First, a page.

1. Copyright protection comes from placing a “©” on your work.
a. Absolutely true. Why else would that little c be in the circle?
b. Sometimes true, depending on things I’m not really sure about.
c. Not true.
2. Copyright protection requires registering your work with the Copyright Office in Washington, D.C.
a. This is a trick question. It’s true that copyright protection requires registering your work, but you don’t have to do it at the Washington office. You can do it at one of the many affiliated offices through-out the country. In fact, I think I saw one just the other day.
b. Not true. I created it, it’s mine, and there’s nothing more I have to do.
c. Of course. Why else would your tax dollars go to support a federal copyright office?
3. Placing the work in an envelope and mailing it to yourself has the same effect as registering it with the Copyright Office.
a. No. If it did, why waste the ink to print this article?
b. Of course it does. If it didn’t, why waste the ink to print this article?
c. Yes. And if enough authors send in their tasteless dreck, the postal service may not have to raise rates again anytime soon.
4. If it’s on the Web, it’s free for the taking.
a. No. Stealing is stealing.
b. Sure, why not?
c. This is true, but only if I use a 28KB modem, and the copyright expires before I finish downloading it.
5. Copying just a little bit does not constitute copyright infringement.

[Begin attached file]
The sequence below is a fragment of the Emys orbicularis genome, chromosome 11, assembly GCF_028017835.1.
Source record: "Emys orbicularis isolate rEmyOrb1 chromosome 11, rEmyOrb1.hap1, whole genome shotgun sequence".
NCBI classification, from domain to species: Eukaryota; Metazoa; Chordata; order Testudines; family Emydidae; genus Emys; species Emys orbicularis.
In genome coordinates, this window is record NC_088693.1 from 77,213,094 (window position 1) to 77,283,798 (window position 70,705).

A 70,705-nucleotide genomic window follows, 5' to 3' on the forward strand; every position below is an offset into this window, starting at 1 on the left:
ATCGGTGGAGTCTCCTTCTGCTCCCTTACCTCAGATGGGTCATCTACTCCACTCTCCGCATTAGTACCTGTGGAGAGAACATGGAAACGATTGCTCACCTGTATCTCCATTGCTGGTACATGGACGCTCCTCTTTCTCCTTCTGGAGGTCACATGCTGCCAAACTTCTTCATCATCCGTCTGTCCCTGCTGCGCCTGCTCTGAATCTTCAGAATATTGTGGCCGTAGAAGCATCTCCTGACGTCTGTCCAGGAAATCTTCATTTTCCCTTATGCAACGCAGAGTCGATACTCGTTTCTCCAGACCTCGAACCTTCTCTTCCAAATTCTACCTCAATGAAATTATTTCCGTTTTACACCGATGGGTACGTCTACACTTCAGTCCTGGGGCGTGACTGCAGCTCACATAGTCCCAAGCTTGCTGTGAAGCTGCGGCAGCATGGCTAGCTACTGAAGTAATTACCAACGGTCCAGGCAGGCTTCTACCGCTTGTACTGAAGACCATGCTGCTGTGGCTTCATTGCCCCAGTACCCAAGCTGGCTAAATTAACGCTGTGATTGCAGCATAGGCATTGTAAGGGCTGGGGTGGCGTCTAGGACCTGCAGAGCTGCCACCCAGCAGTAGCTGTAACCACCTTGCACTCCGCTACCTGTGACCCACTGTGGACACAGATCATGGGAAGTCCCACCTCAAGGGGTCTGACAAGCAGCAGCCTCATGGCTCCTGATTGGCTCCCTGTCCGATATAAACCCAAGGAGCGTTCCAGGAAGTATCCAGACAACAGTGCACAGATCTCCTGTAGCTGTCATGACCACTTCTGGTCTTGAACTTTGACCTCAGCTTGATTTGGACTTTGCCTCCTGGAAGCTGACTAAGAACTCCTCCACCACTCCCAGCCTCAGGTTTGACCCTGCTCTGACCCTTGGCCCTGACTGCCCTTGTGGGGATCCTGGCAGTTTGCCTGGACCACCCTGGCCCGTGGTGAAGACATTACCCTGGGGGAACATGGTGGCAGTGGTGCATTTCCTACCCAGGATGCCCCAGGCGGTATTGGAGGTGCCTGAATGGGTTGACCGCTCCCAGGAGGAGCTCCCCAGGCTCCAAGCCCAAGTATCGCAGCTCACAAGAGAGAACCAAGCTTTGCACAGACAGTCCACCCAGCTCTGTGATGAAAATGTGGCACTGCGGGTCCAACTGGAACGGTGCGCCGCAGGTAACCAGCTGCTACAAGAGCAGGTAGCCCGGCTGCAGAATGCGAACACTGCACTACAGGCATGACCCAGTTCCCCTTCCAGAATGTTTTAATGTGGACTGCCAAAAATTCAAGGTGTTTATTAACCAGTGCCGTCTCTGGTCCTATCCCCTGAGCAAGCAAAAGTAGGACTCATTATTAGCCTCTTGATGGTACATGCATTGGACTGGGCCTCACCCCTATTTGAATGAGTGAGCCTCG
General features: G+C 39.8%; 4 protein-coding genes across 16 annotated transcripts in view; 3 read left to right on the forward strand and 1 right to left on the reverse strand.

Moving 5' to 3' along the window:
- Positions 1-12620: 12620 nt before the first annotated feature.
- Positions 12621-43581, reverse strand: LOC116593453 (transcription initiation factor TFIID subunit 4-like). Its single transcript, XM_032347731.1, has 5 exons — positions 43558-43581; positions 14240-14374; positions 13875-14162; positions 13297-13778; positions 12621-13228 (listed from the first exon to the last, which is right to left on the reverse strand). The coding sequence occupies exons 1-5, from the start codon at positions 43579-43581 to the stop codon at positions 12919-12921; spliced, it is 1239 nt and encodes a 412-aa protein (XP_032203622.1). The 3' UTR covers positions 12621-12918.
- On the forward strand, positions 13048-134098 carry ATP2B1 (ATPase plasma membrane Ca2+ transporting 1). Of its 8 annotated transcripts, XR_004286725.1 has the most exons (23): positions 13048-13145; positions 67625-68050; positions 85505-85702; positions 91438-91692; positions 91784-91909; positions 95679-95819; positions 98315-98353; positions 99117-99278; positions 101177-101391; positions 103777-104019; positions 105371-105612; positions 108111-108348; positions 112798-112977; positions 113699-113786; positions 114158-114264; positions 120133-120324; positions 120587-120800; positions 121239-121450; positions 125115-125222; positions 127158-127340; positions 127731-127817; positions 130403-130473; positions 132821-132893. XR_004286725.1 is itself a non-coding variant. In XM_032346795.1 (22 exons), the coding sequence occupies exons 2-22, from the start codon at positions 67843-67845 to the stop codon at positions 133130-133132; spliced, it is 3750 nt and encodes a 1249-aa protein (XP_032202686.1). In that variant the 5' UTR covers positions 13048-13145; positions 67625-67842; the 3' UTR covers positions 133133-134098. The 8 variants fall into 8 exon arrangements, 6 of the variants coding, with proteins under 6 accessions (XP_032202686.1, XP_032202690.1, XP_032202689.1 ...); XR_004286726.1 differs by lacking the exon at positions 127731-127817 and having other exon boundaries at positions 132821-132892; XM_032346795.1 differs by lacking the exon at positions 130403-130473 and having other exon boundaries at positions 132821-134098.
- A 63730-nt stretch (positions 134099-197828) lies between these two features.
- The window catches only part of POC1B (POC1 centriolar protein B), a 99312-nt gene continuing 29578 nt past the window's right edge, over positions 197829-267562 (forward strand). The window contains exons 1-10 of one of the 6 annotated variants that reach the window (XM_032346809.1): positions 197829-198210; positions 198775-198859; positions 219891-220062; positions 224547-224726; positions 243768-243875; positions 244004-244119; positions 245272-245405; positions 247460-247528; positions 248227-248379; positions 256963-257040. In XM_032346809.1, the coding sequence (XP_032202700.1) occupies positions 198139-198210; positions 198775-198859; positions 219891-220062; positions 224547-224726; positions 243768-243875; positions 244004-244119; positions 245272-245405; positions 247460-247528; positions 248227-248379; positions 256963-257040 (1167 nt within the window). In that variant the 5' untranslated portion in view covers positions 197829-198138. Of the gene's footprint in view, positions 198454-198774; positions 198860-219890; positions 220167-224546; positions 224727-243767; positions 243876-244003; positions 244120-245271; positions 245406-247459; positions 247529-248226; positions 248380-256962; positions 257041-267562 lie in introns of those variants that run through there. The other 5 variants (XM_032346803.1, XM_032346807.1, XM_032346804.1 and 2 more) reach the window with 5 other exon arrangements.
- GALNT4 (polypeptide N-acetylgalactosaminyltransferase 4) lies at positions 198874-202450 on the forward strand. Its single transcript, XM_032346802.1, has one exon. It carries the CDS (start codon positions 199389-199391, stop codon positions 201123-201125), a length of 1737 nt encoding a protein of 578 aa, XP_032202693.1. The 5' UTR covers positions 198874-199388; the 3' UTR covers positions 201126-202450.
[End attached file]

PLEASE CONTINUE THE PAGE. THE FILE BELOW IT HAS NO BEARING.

6. Company names and slogans, such as Microsoft, Coppertone, “Just Do It,” and “Things Go Better With Coke” are protectable under the copyright law.
a. Sure, they all originated from companies that are crawling with copyright lawyers.
b. No, or it wouldn’t be a copyright myth.
c. What things go better with Coke?
7. Once I have copyright protection, it lasts forever.
a. Nothing lasts forever.
b. Define “forever.”
c. Yes, this much I know.
8. When I acquire a copyrighted work, I also acquire the copyright to it.
a. How else would museum shops stay in business?
b. Uh, isn’t this why Napster got in trouble?
c. This better be true; otherwise, I just severely overpaid for “A Bug’s Life.”
9. Sure, you can copyright a book, a movie, or a song, but there is no way you can copyright a house.
a. This must be true. Just drive through Orange County.
b. Not so fast. I’m from Orange County, and the houses are not all alike; those shades of beige are distinctly different.
c. This is false; you can copyright a building, but only if it was built less than a dozen years ago.
10. Once a copyrighted work goes into the public domain, I can reproduce it and claim the copyright for myself.
a. Uh — no.
b. Sure, but you need permission from the former owner first.
c. Yes, as long as the copyright had been held by the federal government.
11. The concept of “moral rights” does not exist under U.S. copyright law.
a. Oh, please. Is this going to get preachy?
b. No. Like snobby maître d’s, stinky cheese, and sautéed garden invertebrates, it’s a French thing.
c. Well, maybe it’s not called “moral rights,” but the same basic idea exists.
BONUS: Is this excerpt a violation of copyright law?
a. APE, you will be hearing from an attorney shortly.
b. No man, links are like internet money.
c. Yes this is a little too much but nobody who’s reading this and is the least bit interested in copyright will not hit that link to read the original material so I give you a pass unless they ask you to take it down in which case you better not get all offended and start spewing about how links make the internets run and go on a jag on your blog claiming you will never ever ever give them any of your valuable link juice…
Answers are (here).